The Capitol Express

Days continue to be busy as the Legislative Session continued the week of March 25th, completing Day 39 on March 29th.

I am always honored to represent Alpharetta, Johns Creek, Roswell and Greater North Fulton , especially on March 28th when I was
 able speak with the North Fulton Council of PTAs and five high school students from North Fulton County.  

Please continue to use the Daily Legislative Reports link in the right panel of this email to see the daily work and reach out to me with your thoughts or if I can be of assistance.

Some other bills of interest that passed the House the Week of 3/25//2019:

  • SB 48 addresses the development of new strategies to identify dyslexia in Georgia students. Under SB 48, the State Board of Education (BOE) would implement policies for referring students in kindergarten through third grade for further screenings if a teacher identifies dyslexia or similar learning disorders in students. Not only would this bill help with the early detection and intervention of dyslexia, but it would also encourage the BOE to implement certification programs to provide guidance and better equip our educators and administrators to teach dyslexic students. Additionally, SB 48 would create a three-year pilot program to help the BOE demonstrate and evaluate the effectiveness of early reading assistance programs for students who have risk factors for dyslexia. After three years, recommendations would be made to the House Education Committee and the Senate Committee on Education and Youth regarding legislative initiatives to further address dyslexia in the classroom. These two measures would work side-by-side to ensure that all of Georgia's children have access to exceptional learning opportunities in our state.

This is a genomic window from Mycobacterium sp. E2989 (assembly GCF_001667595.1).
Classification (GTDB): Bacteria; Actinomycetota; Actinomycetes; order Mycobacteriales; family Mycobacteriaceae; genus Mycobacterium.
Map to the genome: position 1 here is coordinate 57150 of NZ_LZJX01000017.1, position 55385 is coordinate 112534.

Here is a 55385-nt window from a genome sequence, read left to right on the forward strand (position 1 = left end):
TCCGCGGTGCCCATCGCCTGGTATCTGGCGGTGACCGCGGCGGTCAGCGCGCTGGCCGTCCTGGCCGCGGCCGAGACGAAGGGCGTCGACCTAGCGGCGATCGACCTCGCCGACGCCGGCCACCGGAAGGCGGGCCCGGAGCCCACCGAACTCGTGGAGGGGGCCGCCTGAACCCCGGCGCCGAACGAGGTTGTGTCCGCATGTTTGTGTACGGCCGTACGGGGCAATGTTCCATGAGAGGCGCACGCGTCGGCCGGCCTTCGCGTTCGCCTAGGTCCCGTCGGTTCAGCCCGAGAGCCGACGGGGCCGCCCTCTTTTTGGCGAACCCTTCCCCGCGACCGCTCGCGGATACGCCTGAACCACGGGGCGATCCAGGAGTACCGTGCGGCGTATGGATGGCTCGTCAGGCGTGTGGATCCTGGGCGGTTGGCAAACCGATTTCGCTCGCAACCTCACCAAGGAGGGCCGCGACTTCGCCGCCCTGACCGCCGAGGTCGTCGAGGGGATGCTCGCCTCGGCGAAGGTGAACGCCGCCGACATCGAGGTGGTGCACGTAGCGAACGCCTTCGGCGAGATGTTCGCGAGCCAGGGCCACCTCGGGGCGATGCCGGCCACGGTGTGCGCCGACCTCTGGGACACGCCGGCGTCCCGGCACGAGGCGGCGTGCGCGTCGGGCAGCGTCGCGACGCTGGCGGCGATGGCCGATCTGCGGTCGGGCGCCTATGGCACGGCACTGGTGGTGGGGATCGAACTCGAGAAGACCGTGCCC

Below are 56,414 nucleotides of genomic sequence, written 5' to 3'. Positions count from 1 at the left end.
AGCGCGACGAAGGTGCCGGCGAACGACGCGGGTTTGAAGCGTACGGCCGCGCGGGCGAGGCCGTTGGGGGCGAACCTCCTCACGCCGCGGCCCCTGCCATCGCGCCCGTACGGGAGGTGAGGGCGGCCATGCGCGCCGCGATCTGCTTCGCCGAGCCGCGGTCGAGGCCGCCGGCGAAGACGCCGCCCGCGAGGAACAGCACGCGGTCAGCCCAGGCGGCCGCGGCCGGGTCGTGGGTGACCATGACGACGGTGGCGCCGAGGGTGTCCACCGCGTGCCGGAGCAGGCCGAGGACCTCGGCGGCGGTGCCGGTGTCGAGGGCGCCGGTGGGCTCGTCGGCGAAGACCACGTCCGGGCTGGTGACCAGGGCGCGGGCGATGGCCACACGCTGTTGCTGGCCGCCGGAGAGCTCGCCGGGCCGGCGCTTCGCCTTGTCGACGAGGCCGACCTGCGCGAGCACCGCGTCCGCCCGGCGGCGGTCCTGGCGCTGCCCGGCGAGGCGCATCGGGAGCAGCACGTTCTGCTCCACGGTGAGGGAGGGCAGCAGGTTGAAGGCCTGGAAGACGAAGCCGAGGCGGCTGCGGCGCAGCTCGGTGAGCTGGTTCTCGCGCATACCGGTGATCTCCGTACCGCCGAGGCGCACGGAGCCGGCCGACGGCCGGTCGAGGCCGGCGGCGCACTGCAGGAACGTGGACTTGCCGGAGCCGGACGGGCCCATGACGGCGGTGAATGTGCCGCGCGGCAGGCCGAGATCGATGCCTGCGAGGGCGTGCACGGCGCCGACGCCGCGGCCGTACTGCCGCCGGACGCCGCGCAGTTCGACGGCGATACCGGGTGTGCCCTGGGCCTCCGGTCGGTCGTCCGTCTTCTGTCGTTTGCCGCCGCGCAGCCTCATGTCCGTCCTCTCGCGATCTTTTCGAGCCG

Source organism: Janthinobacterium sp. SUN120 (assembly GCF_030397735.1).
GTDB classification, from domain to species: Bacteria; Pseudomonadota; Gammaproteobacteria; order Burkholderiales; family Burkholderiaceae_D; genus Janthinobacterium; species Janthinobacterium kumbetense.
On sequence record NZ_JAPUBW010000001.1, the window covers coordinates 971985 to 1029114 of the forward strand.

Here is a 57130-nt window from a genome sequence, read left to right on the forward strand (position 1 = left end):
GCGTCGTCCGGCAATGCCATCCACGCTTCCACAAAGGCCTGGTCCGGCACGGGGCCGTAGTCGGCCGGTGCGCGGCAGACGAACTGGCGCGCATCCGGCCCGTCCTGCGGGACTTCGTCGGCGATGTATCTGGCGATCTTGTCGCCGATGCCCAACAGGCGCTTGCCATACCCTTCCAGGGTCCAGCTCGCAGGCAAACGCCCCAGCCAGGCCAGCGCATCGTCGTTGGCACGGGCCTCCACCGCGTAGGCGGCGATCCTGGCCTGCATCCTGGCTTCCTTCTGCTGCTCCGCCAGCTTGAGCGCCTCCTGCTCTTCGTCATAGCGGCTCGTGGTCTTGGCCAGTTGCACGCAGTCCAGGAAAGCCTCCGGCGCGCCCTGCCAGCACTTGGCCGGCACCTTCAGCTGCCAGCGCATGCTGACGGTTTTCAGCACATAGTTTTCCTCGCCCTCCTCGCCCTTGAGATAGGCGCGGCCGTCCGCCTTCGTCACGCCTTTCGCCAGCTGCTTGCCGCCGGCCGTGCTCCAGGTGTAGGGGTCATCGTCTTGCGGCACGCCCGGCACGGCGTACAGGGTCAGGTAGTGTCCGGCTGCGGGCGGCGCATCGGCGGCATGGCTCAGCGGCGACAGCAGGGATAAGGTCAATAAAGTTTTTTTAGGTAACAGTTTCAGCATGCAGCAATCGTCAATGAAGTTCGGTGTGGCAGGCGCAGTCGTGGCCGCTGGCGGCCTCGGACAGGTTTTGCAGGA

• SB 60 which would require the Department of Education to create and publish guidelines to inform students, parents, guardians and coaches about the dangers and warning signs of sudden cardiac arrest. Under SB 60, Georgia schools would hold informational meetings twice a year about the symptoms and warning signs of sudden cardiac arrest. These meetings would educate students, parents or guardians, coaches and other school officials about sudden cardiac arrest, and these extremely beneficial meetings may include guest speakers, such as physicians, pediatric cardiologists and athletic trainers. This bill also seeks to protect students by developing a new response plan for when students show signs of cardiac distress. If a student faints or loses consciousness during or after an athletic activity, or if other warning signs for cardiac arrest appear, the student must immediately be removed from the activity and watched closely by an athletic director, coach or trainer. In the absence of an athletic trainer, coaches who observe any symptoms must notify the student's parent or guardian so the parent or guardian can determine what treatment, if any, is necessary. Students who exhibit these symptoms would not be allowed to continue their extracurricular athletic activity until a health care provider gives written release, and school coaches would be required to review the guidelines and policies regarding student athlete's cardiac health each school year. The passage of this bill builds upon the House's recent legislative efforts to protect Georgia's student athletes from sports-related injuries and deaths.